Accordingly, the activists should have continued with direct nonviolent actions in order to keep the public mobilized and capable of demanding major transitional reforms, such as creating an interim national government, holding a referendum on a new constitution, releasing all political prisoners, holding free and fair elections, and ending censorship. By disbanding the mobilized public and leaving the political and geographical center of the revolution (Tahrir Square), the democracy movement allowed the creation of a vacuum that was immediately filled by the army and the Muslim Brotherhood. This was precisely the moment when the greatest and most durable gains could have been accomplished.
5. Don't put all your faith in new elites
One of the reasons why successful nonviolent revolutions sometimes fail during transition is the naive belief that real political change should lie in the hands of elites and charismatic individuals. The leaders of the nonviolent movement sometimes leave the scene after the dictator is gone and a new government installed, only to realize later that they ceded the field too early. Corruption and abuse of newfound power can mar the positive achievements of successful nonviolent revolutions. Nearly ten years after Georgia's 2003 Rose Revolution, which brought unprecedented reforms to the small former Soviet state, President Mikhail Saakashvili stands accused of resorting to authoritarian methods.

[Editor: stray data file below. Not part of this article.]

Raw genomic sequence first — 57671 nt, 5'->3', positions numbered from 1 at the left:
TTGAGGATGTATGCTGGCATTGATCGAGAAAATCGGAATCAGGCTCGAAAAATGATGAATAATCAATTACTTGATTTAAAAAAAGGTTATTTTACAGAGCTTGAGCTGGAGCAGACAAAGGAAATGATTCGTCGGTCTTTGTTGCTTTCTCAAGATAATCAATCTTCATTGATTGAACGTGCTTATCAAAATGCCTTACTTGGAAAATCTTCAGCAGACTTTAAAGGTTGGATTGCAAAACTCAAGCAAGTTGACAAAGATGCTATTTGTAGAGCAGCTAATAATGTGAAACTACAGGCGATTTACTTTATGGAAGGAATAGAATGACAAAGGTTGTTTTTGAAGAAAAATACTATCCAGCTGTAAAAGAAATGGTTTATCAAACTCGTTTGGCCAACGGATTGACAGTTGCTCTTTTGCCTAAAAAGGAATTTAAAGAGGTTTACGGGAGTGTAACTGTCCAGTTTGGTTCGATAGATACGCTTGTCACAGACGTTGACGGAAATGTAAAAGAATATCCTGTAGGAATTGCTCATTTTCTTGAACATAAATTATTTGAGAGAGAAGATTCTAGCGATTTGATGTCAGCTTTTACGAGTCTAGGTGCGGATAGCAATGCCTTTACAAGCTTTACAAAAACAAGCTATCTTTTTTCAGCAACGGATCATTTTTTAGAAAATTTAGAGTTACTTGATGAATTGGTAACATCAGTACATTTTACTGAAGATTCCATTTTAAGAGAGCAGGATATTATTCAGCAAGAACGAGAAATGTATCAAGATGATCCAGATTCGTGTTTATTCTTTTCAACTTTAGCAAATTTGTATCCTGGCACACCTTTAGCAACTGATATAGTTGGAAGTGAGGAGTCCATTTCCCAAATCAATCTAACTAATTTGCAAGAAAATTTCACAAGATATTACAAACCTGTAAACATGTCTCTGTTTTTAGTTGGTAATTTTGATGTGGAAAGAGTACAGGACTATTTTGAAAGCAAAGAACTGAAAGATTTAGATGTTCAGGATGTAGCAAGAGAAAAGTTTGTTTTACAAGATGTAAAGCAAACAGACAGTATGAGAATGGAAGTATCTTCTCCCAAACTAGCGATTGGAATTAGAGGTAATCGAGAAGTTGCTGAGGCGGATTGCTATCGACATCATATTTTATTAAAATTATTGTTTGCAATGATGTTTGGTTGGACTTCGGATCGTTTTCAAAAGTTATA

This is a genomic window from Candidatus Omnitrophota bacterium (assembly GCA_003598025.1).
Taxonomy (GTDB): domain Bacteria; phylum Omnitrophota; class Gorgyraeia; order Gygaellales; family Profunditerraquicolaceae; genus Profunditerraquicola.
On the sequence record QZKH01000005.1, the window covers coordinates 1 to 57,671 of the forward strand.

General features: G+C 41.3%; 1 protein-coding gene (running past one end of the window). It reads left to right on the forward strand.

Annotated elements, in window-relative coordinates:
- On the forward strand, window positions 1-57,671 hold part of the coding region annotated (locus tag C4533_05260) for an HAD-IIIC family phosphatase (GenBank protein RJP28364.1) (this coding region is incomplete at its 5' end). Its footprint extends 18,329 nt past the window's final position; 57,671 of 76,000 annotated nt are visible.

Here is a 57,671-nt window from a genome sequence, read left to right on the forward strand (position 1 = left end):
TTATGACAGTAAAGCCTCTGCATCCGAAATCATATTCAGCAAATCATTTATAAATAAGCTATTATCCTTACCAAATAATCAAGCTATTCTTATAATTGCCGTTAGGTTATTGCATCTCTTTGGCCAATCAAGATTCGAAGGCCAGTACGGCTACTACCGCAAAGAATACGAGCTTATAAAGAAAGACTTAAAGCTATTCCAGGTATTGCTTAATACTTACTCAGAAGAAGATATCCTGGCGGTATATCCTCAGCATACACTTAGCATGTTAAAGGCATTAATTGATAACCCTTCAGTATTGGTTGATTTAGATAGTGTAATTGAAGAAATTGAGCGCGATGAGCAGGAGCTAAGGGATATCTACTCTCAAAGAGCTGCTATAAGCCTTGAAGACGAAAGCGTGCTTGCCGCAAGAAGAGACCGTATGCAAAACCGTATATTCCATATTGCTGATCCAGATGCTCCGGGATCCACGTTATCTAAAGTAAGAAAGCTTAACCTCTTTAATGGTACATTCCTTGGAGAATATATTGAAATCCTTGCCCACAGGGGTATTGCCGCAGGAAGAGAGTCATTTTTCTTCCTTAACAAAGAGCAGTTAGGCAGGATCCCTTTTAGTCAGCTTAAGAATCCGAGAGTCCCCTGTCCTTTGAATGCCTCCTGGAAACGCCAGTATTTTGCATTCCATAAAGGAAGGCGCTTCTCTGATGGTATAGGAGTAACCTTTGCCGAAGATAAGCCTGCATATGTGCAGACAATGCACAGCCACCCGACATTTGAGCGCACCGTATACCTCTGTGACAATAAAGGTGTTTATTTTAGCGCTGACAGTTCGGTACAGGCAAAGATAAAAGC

Democracy movements should keep newly elected governments under public pressure and accountable from day one. The case of Serbia is again instructive. Only weeks after Milosevic was defeated, hundreds of billboards appeared in the streets of Belgrade with the image of a bulldozer (the symbol of the revolution) and an accompanying message: "Behave yourself -- we are watching you." Serbia, at the time, had 4,300 registered bulldozers and about 6 million potential riders. So the message targeting the newly elected government was clear: "Don't forget that the government should answer to the people." After all, absolute power corrupts absolutely. Even if the nonviolent revolution brings a democratic government, civil society must stay vigilant and keep every future government accountable. Then democracy will come.
The events of 2011 have shown that nonviolent struggle can be an effective tool for challenging autocrats. The basic techniques of such struggle -- above all the core principles of unity, planning, and nonviolent discipline -- are now widely known to democratic activists around the world. The same strategic approach should now be applied to the problem of transition as well. No sooner have activists succeeded in achieving victory over a dictator than they find themselves confronted by persistent instability, religious conflicts, military coups, or debilitating political corruption. Yet experience shows us that such problems can be pre-empted or successfully confronted if addressed early in the planning process.
Preventing counterrevolutionary coups, installing a democratic government through free and fair elections, and building durable democratic institutions are, of course, all part of a long-term process -- one that is notably less "sexy" than confronting an unpopular dictator. Yet successful movements must have the patience, stamina, focus, and courage to keep building new societies even when the lights and cameras are gone.